Posts Tagged 'AIDS'

Anatomy of a Book Cover



Over the years, I’ve been involved in the design of several of my book covers. I’ve also stepped back and let knowledgeable publishers do their work. Each time I’ve been pleased with the process and the results, but the reason I jumped in a few times is a simple one: it was fun. As the excitement, stress and concern over shaping a book slowly turns into the joy of completion, I’m often left with a mental image of how the physical book should appear, or at the very least what color scheme speaks to the contents within.

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When I edited The Lost Library: Gay Fiction Rediscovered, I’d known all along that I wanted the cover to feature the artwork of Mel Odom. As a fledging reader, Mel was one of the first artists who illustrated book covers that I knew by name. I even had an unwieldy Richard Adams novel that I never got around to reading, but hung onto for years, because I found Mel’s image so arresting. Possibly his most famous cover art was for Anne Rice’s (writing as Anne Rampling) Belinda, but for me, as I came out of the closet I recognized a kindred spirit, one who’s work adorned the covers of Edmund White’s books: Nocturne for the King of Naples and Forgetting Elena. Speaking of Edmund White: I asked him to write something for Lost Library but the books that interested him the most were already taken. Then, after landing a publisher, I dropped him an email asking if he was still in touch with Mel Odom. He wasn’t, but had a mutual friend who lived in the same building as Mel; I could ring her and she would leave a note under his door for me. How exhilarating! I rang, the note was left. I waited. And not for long. Mel called me and we launched into a fun, rapid fire conversation ending with him agreeing that I could use his work for The Lost Library.

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Afterwards I was fortunate enough to find a home for more of my writing, working with my partner, Leo, on some cover art, working with the publisher on other titles. And then suddenly I had enough stories for a second collection. Mel’s work immediately came to mind again. Since The Lost Library we’d become friends and I’d spent more time getting to know the contours of his art. My new collection, Night Sweats: Tales of Homosexual Wonder and Woe, had stories firmly grounded in New York City. The title references the AIDS epidemic, a horror that, though none of the stories grapple with this holocaust, its terror is a permanent part of the queer landscape, informing my writing at every turn. As a New York City artist, this was a holocaust Mel witnessed firsthand. I dropped him an email and he was game for us to have another go. And I knew which of his illustrations would be a perfect fit: Means of Evil.image 3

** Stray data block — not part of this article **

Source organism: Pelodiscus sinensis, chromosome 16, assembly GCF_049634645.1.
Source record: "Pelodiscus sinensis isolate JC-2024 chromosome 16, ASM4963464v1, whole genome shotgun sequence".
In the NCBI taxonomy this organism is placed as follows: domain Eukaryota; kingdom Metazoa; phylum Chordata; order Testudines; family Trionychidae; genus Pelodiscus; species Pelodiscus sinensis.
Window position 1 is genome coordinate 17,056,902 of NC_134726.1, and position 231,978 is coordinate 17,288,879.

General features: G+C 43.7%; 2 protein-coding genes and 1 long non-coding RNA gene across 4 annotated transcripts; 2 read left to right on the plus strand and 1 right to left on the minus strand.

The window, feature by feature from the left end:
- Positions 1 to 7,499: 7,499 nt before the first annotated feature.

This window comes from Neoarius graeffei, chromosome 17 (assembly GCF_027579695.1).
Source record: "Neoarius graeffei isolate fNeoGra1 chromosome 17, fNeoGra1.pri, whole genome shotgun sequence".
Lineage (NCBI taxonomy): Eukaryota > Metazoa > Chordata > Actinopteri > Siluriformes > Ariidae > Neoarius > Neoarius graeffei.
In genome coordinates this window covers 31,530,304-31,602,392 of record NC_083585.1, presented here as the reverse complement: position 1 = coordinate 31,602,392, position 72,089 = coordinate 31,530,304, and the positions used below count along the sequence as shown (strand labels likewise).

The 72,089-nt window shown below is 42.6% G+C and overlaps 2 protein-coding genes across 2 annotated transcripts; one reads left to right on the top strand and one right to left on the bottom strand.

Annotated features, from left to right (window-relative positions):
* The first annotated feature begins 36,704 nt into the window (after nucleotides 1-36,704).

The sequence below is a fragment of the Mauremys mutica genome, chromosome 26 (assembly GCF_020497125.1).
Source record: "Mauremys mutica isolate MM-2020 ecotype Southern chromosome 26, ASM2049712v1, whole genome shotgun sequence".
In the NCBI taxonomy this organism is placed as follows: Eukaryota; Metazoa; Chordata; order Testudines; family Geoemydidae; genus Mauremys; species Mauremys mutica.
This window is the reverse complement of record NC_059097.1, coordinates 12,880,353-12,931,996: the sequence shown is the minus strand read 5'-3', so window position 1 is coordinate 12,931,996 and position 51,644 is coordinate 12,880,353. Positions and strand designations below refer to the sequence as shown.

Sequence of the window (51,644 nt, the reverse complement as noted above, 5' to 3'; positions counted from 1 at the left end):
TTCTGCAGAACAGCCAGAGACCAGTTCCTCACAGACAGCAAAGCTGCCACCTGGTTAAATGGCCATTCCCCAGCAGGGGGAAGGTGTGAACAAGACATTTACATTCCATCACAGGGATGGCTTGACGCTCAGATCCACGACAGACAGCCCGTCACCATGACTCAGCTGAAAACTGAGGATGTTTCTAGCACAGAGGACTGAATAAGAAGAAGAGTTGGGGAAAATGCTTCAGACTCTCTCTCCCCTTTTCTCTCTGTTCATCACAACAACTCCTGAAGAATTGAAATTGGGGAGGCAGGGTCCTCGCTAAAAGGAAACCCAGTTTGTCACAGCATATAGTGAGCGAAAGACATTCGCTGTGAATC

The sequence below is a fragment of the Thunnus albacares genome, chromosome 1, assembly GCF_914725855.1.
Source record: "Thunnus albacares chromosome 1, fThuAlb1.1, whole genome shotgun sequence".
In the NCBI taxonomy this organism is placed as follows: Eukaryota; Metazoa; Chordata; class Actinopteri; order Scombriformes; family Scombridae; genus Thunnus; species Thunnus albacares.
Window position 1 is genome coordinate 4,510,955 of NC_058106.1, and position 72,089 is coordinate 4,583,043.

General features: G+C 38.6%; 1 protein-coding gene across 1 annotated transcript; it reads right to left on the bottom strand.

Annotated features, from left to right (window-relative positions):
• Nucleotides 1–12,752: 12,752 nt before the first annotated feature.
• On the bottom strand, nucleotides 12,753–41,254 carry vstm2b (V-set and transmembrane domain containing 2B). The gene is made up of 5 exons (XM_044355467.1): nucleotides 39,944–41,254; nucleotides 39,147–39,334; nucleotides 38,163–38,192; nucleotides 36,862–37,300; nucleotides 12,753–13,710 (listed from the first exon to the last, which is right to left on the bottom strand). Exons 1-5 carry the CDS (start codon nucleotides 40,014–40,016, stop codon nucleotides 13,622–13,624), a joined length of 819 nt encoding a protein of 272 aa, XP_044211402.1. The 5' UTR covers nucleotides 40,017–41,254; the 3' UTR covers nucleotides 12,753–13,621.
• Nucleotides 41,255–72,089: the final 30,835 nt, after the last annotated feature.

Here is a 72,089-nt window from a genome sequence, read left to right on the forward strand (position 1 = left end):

The title alone certainly spoke to me (I’d even considered it as a possible title for Night Sweats). The skeletal beauty –shades of Alexander the Great, marble, urban, it just was the cover. In the first story, Owl Aerie, a boy plays baseball and winds up catching a skull in his mitt. Another tale contains letters from a Roman emperor. The image reflects the contents in every way.

One of my closest friends, Kate, designed The Lost Library cover, bringing Mel’s work to the forefront and creating a truly striking book. Mel loved her (she’s one of those women gay men immediately fall for). Knowing we needed to make Night Sweats different, singular, we chatted about book covers and I sent her some images of gay pulp covers from the 50s. We discussed how an essence of that twilight world tinged the stories in Night Sweats and how the design elements of those early paper backs could accentuate Mel’s work. Kate also played around with some alternate ideas, in keeping with postmodern book design. I liked everything she did, but kept coming back to one of the pieces inspired by the pulp covers. Such nostalgia conversely gave the book an air of permanence, something any gay collection of short stories could benefit from. We had our cover.

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This past winter, Mel Odom’s first ever solo show was a smashing success. His new work was stunning; the small, meandering rooms of the Upper East Side gallery added a hint of storytelling and discovery to the art. The crowd was fashionable, glittery, in-the-know, and boisterous. I stepped into Central Park for some night air on my way home, marveling at the unseasonably warm weather –everyone was out, giddy at this spring-like reprieve. Later when I arrived back at my apartment, still a bit tipsy, there was a box waiting for me: my author copies of Night Sweats: Tales of Homosexual Wonder and Woe had arrived. I poured them out onto the floor, electrified by a fantastic sense of synchronicity –one of those sparkling moments where all the woe is outweighed by the wonder of it all.


Please check out more of Mel’s work here:

Anatomy of a Subtitle



Naming a book is quickly comparable to naming a baby: yes this paper creature will have a life of its own, and only after you nurture it properly, but really the thinking process around titling a book is best considered writing poetry with a razor: it has to be concise, sharp, and, like anything that can cut remotely deep, memorable.